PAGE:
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I am a Risk Adviser,
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I'm an Information Security Manager.
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In that case, I'm not doing.
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I may call the appropriate parties
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that would be appropriate,
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making sure that we have policies and procedures
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in place to revoke credentials of employees.
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Yes, but as far as actually going and doing,
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that's not my role.
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What are we going to do as a CISM?
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How do we support governance?
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I've already mentioned, we're going to be
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influencing the security strategy in the program.
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If we think about strategy,
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it's a very high-level approach.
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How am I ultimately going to get from here to there?
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Whereas when we look at the program,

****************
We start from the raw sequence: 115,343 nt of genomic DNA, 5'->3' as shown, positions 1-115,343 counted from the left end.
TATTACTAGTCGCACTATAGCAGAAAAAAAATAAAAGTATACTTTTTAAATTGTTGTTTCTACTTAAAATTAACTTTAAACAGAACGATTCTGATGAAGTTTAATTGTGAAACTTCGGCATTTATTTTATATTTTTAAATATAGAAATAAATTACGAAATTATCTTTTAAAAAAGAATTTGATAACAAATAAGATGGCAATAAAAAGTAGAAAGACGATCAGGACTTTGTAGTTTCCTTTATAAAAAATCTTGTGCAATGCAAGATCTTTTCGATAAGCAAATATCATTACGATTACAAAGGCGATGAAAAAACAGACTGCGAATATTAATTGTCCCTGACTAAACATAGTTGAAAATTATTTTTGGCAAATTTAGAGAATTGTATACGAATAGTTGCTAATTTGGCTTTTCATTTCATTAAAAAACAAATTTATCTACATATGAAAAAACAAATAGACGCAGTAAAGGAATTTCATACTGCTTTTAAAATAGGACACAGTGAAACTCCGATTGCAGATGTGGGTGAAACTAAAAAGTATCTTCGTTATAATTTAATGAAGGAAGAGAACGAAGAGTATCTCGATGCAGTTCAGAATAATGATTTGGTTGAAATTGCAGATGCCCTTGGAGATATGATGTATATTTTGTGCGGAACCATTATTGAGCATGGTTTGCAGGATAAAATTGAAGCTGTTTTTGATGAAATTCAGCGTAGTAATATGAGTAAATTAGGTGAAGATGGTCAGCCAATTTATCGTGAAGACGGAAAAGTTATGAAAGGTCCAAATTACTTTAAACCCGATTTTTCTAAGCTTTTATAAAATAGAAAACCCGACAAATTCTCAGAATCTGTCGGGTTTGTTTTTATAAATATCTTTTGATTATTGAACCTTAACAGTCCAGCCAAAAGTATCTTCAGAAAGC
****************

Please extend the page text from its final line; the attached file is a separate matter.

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that's more of the how?
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The strategy, let me say that a little bit better,
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is broader and the program is more specific.
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Ultimately, we want to improve security
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through encrypting sensitive data
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and providing multi-factor authentication to
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ultimately receive such or such standard
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in the field, that's strategy.
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Now how we're going to do that,
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that's going to be the security program.
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That's going to be made up of the policies,
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procedures, standards, and guidelines.
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The strategy is more about what big picture?
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The program is more, how?
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Now I will tell you, we're going to cover this at
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a pretty cursory view
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because Chapter 3 or Domain 3
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is much more in-depth about security program,
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but we do need to talk about it a little in Domain 1.
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Roles and responsibilities, really important.
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Who does what?
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If a difficult decision is to be made,